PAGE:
12. Subsequently, on July 18, 1995, the petitioners claimed that Law No. 26513 was passed, amending the Job Training and Promotion Act, specifically to create a new procedure to regulate collective dismissals. They maintain that with this amendment the provisions of Decree-Law No. 26120 were tacitly repealed, since Law No. 26513 stated that “any other provisions contradicting this law” were repealed.
13. According to the petitioners, even though Decree-Law No. 26120 had already been repealed, on January 19, 1996 the Executive Branch issued Supreme Decree 003-96-PCM authorizing ENAPU’s Board of Directors to implement a plan to streamline staffing pursuant to Decree-Law No. 26120 mentioned above. The petitioners alleged that this resulted in the implementation ultra activa, to the workers’ detriment, of a regulation that had already been repealed, violating the principle of freedom from ex post facto laws established in the American Convention.
14. The petitioners also maintain that the procedure set forth under Decree-Law No. 26120 violated their right to due process by establishing a procedure that did not provide for the possibility of challenging the resolution of the administrative authority ordering the dismissal. Instead it stipulated that the administrative labor authority simply approve the collective dismissal of the workers without informing the other party, in opposition of the provisions of Article 82 of the Job Training and Promotion Act. The petitioners alleged that through these actions the principle of equal treatment was violated, inter alia, by “not providing this group of workers the right to a defense or to challenge a decision by the administrative authority”.
15. With respect to the requirement that domestic remedies be exhausted, the petitioners said that on January 31, 1996 they lodged an remedy of amparo alleging the violation of their right to work, right to equal protection, right to equal opportunity, right to nondiscrimination, right to protection against arbitrary dismissal, and right to due process. On December 6, 1996, the First Civil Court in Callao ruled that the amparo was groundless. According to the information provided by the petitioners, the Court based that decision on the argument that the employer had strictly enforced the law; moreover, it maintained that there were special courts for processing and resolving labor-related cases. The Civil Chamber of the Callao Superior Court upheld that decision in a judgment handed down on March 18, 1997. The petitioners claim that they then filed an extraordinary appeal to the Constitutional Tribunal, which eventually upheld the decision of the two lower courts through a judgment dated March 3, 1998.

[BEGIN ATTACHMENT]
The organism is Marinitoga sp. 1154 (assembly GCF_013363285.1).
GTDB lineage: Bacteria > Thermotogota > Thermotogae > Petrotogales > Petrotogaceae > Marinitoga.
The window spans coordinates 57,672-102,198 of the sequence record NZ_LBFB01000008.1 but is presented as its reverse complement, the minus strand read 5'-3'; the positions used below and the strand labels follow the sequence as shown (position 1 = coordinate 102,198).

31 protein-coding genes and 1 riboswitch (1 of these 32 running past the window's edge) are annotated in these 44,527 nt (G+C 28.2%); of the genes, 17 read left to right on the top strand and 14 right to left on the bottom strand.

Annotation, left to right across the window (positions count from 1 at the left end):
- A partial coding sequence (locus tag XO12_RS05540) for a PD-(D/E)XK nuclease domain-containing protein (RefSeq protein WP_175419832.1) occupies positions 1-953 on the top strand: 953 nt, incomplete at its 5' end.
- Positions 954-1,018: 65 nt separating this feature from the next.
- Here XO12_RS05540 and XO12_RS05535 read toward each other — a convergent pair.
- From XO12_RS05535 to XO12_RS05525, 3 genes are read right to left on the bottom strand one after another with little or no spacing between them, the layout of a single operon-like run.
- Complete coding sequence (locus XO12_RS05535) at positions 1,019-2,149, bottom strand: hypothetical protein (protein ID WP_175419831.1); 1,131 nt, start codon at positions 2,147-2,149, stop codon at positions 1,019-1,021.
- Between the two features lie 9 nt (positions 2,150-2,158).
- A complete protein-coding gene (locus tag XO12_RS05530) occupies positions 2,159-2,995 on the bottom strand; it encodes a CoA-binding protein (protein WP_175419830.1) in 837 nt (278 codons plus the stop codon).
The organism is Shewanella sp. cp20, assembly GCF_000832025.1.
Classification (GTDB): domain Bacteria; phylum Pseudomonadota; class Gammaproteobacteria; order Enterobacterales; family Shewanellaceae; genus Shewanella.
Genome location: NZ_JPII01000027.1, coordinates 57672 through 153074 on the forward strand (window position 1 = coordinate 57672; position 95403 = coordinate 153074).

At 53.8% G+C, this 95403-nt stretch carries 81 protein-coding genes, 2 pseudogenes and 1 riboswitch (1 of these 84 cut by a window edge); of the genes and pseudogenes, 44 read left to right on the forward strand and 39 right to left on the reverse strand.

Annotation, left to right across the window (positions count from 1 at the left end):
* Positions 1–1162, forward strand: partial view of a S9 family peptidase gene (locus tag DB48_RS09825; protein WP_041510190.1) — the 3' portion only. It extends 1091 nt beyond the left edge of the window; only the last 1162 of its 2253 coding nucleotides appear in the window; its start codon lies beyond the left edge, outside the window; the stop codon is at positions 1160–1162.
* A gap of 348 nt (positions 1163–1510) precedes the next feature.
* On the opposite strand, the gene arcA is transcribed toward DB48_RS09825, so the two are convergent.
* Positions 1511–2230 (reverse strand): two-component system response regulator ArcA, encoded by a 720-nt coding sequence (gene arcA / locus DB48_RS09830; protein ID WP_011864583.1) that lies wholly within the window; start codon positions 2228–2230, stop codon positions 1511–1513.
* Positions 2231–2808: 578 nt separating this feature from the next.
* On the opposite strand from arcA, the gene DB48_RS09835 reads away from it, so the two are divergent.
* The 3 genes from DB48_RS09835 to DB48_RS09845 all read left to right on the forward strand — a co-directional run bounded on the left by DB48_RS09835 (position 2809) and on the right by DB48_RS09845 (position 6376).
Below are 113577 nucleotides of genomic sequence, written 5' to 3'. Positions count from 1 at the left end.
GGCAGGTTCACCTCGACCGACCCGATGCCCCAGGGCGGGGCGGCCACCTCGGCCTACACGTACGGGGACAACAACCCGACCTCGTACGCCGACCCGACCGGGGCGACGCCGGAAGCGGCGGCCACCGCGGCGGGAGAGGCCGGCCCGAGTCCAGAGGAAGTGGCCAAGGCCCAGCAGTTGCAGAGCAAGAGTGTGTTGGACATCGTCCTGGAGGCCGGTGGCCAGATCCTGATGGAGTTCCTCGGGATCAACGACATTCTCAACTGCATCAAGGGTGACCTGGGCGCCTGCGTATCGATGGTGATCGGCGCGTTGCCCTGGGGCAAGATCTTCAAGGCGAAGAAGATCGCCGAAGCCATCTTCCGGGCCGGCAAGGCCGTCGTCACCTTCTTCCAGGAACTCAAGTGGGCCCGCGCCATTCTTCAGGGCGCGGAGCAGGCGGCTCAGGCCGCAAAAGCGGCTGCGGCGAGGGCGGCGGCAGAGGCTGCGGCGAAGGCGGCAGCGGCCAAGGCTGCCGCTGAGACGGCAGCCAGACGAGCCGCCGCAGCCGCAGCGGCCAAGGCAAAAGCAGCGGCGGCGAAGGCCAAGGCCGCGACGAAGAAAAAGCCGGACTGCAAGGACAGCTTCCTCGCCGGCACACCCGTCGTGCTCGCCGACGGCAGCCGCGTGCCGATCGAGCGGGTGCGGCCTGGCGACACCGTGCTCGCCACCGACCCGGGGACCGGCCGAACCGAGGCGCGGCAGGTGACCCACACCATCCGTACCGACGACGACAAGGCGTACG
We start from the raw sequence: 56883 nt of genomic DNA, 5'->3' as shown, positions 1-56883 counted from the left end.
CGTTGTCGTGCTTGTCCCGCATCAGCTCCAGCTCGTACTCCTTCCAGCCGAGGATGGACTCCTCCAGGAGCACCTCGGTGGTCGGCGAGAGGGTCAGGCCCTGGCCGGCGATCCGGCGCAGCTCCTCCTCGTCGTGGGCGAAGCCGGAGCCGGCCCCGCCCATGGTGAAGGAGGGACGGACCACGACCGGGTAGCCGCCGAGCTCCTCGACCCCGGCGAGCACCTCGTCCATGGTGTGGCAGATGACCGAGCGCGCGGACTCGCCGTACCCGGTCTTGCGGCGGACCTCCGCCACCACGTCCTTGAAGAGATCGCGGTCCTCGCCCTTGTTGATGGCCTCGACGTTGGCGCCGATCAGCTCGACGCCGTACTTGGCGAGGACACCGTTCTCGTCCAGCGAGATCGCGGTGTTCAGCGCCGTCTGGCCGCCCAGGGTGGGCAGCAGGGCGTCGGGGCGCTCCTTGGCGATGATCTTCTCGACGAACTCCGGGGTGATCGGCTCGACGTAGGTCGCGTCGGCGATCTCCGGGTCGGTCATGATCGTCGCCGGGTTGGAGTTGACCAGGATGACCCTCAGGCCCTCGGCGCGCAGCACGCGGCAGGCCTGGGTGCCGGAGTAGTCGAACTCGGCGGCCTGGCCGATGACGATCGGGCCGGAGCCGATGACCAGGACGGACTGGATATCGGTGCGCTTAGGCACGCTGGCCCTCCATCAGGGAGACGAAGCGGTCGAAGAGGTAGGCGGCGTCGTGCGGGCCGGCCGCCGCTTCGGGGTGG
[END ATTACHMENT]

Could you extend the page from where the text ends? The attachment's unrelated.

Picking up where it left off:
16. The petitioners also maintain that since 2001 the State had recognized its responsibility for the facts of this case. They argue, however, that the State’s recognition of its responsibility had not translated into actual reparations for the rights violated. Thus, the petitioners say that the January 2, 2002 Final Report of the Special Commission on Collective Dismissals, mandated by Law No. 27452 and chaired by the Ministry of Labor, stated the following:
The procedure […] set forth in Article 47 of Decree-Law No. 26120, as well as all decree-laws containing that same procedure, violated the right to due process, by failing to allow for the workers to exercise their right to contest and right of defense. It also violated other constitutional rights, such as right to information and to nondiscrimination […].
17. According to the petitioners, this recognition of responsibility was reiterated through Law No. 27803 of July 29, 2002, which was enacted to resolve the irregularities in collective dismissals by the government. They allege that, in fulfillment of that law, on October 15, 2002, the Deputy Minister of Transportation and Communications recognized, through letter 767-2002-MTC/15.02, that the petitioners were dismissed irregularly. Consequently, the 25 petitioners were included in the Second List of Workers Dismissed Irregularly, published on March 27, 2003. As a result of this, in August 2003, ten of the alleged victims were rehired, as were nine others in August 2004.
18. The petitioners say that despite the aforementioned acknowledgements of responsibility in the domestic system, the alleged victims did not receive comprehensive reparations for damages. They say that the alleged “rehiring” of 19 of the alleged victims did not produce the necessary legal effects to be considered reparations, since they were engaged as new hires, which did not allow them to recover their labor rights, including total years of service in the position, post, functional level, remuneration, and vacation days for seniority.